China has become the second nation to plant its flag on the Moon, more than 50 years after the US first planted its flag there.
The pictures from China’s National Space Administration show the flag holding still on the windless lunar surface.
The pictures were taken by a camera on the Chang’e-5 space probe before it left the Moon with rock samples on December 3.
Two previous Chinese lunar missions had flags on the crafts’ coatings – so neither could be affixed to the moon.
The US planted the first flag on the Moon during the manned Apollo 11 mission in 1969. Five further US flags were planted on the lunar surface during subsequent missions up until 1972.
In 2012, NASA cited satellite images as showing that five of the flags were still standing, but experts quoted in media reports say they are likely to have been bleached white by the sun’s glare.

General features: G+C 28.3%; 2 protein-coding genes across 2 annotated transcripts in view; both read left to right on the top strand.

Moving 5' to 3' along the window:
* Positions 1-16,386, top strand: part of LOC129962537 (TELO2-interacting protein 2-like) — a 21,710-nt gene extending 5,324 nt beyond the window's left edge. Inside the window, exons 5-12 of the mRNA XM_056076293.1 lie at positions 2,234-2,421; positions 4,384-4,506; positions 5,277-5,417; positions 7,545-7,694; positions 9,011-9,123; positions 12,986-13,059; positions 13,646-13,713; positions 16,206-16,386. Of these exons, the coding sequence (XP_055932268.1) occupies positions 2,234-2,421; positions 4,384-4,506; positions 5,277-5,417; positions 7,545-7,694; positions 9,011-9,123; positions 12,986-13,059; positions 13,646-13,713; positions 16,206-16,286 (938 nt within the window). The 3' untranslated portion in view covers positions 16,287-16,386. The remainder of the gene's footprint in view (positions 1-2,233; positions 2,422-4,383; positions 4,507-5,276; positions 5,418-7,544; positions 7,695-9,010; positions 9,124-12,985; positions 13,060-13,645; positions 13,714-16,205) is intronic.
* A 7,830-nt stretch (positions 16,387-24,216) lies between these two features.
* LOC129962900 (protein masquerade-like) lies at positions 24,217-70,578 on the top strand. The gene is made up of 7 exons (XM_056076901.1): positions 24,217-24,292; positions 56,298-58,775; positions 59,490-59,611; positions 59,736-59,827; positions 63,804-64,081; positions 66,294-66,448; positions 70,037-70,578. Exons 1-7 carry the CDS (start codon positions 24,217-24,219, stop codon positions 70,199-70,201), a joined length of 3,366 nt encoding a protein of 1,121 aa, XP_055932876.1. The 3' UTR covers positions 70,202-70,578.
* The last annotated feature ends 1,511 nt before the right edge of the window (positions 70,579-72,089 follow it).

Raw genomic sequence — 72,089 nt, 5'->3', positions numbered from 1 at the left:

The first flag was said by astronaut Buzz Aldrin to have been placed too close to the Apollo lunar module and was, he said, probably blown away when the module blasted off.
The state-run Global Times newspaper said the Chinese flag was a reminder of the “excitement and inspiration” felt during the US Apollo missions.
The fabric flag was unfurled by the Chang’e-5 lander vehicle just before its ascender vehicle took off using the lander as a launchpad.
It has taken soil and rock samples to China’s lunar orbiter 9 miles above the lunar surface – which will then be enclosed in a module that will be aimed at China’s Inner Mongolia region.
The Chinese flag is 2m wide and 90cm tall and weighs about a kilogram. All parts of the flag have been given features such as protection against cold temperatures, project leader Li Yunfeng told the Global Times.
“An ordinary national flag on Earth would not survive the severe lunar environment,” project developer Cheng Chang said.
China’s national flag was seen on the Moon during its first lunar landing mission, Chang’e-3 in photographs taken by the lander and rover of each other. The Chang’e-4 lander and rover brought the flag to the dark side of the moon in 2019.
However, in both cases the flag was on the crafts’ coating rather than being an actual fabric flag on a pole.
The Chang’e-5 mission is China’s third successful landing on the Moon in seven years.